Patriots Defenders Look To Improve

The New England Patriots defenders look to improve their performance starting in week eight. The previous six games have not been kind to the unit which ranks as one of the leagues worst in several statistical categories. The return of a number of key veterans should help bolster the unit. Factor in the fact that a woeful Buffalo Bills team is arriving in Foxboro for a Sunday night matchup, and all indications point to a better outing being inevitable.

Patriots Defenders Look At Improving In Week 8
By Site Staff

Perhaps no other unit in the NFL has more to make up for over the final 10 weeks of the regular season than the Patriots' defense.

Yes, there have been devastating personnel losses. Inside linebacker Tedy Bruschi is only now attempting a comeback from his off-season stroke. Fellow inside linebacker Ted Johnson retired on the eve of training camp. Cornerback Ty Law left as a free agent. Strong safety Rodney Harrison suffered a season-ending knee injury in Week 3. And other defensive stalwarts - cornerback Tyrone Poole (five games), cornerback Randall Gay (three) and defensive end Richard Seymour (two) - all have missed time.

Given those setbacks it was predictable that the Patriots' defense would take a step back. Yet there's no excuse for their penchant for allowing big chunks of yardage, including five pass plays of 50-plus yards. Or for their inability to stop anyone in the red zone (a league-worst ranking there). Or for their stunning lack of takeaways - only three.

Three high-profile newcomers on defense - cornerback Duane Starks and inside linebackers Chad Brown and Monty Beisel - have not lived up to expectations. Since Harrison went down, there has been a revolving door at strong safety, and free safety Eugene Wilson, who appeared poised for stardom, has been unable to pick up the slack. The much-hyped defensive line has been underwhelming without Seymour.

The list goes on and on.

Having had a chance to regroup over their bye week, the Patriots (3-3) return to action on Sunday when they host the Buffalo Bills (3-4) in a "showdown" for the top spot in the sputtering AFC East.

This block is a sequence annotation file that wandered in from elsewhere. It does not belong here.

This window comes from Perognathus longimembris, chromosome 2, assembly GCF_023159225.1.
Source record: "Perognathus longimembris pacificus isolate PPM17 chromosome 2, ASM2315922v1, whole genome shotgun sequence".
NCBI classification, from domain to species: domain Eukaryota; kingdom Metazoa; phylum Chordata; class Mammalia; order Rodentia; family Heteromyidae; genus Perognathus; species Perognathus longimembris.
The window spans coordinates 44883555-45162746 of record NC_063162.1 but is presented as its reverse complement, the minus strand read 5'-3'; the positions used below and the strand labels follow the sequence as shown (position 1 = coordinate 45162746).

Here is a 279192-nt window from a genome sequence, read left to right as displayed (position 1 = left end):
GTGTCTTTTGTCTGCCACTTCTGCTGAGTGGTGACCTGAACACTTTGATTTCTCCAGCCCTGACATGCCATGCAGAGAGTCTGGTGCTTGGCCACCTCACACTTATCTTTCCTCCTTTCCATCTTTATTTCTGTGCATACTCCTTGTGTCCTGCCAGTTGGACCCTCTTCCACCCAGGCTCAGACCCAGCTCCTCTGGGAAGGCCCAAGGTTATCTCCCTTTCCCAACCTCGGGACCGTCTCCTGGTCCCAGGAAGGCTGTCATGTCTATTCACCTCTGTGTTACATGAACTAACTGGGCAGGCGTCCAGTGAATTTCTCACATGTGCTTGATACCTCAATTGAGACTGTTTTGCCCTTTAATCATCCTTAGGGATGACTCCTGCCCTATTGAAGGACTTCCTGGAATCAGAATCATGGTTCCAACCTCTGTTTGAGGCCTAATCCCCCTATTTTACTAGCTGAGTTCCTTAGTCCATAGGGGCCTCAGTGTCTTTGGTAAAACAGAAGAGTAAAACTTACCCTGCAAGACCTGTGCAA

New England's first order of business over the final 10 games of the season will be to fix its leaky defense. Bruschi's return - all signs point to him suiting up Sunday night against the Bills - will help in numerous areas, but it won't be a cure-all. After all, Bruschi didn't have the benefit of training camp, and it might be unrealistic to expect him to be his old self right away.

"I'm a realist," Bruschi, 32, said. "I've missed minicamps, I've missed training camps. There are a lot of linebackers on this team who are ahead of my development in terms of getting down new adjustments."

"I don't think we should bank the whole season on one guy," outside linebacker Rosevelt Colvin agreed. "He is a great player, but that is a lot of pressure to put on someone. I think as a defensive unit we need to perform better ... I have to get better doing my job. I can't worry about what Tedy is doing because if I sit there and see what Tedy is doing and they run right past me then it doesn't make any difference at all."

However, getting Bruschi and perhaps Seymour back in the lineup for the stretch run would bring some much-needed stability to the defense, which has featured 17 different starters this season. In past years the Patriots have been able to thrive despite lineup changes dictated by injury. This year the transition hasn't been nearly as seamless.

"If you're saying that we'd like to have the same 11 guys out there for 10 straight weeks in the season, obviously," linebacker Mike Vrabel said. "But you know that's not going to happen. That's not going to be possible.

"You've got to jell pretty quick (when new players keep subbing in). The new guys have got come in and the guys that have been in there have to pick their play up. There are going to be changes in the NFL. We talked about it at training camp, that there were going to be changes. And then there are even more changes (than the Patriots expected). You just try to adapt to it as best as you can."

So far, the Patriots haven't adapted very well. Starting with Sunday's game against the Bills, they can try to make amends for their spotty performance so far.

SERIES HISTORY: 91st meeting. Patriots lead the series, 49-40-1 and have won eight of the last nine since the teams' second meeting in 2000. The 49 wins are the most for the Patriots against any opponent, six more than they own over the Colts. In a five-game span from 1999-2001, four of the games in this series went to overtime. This will be the Patriots' first divisional game this season.

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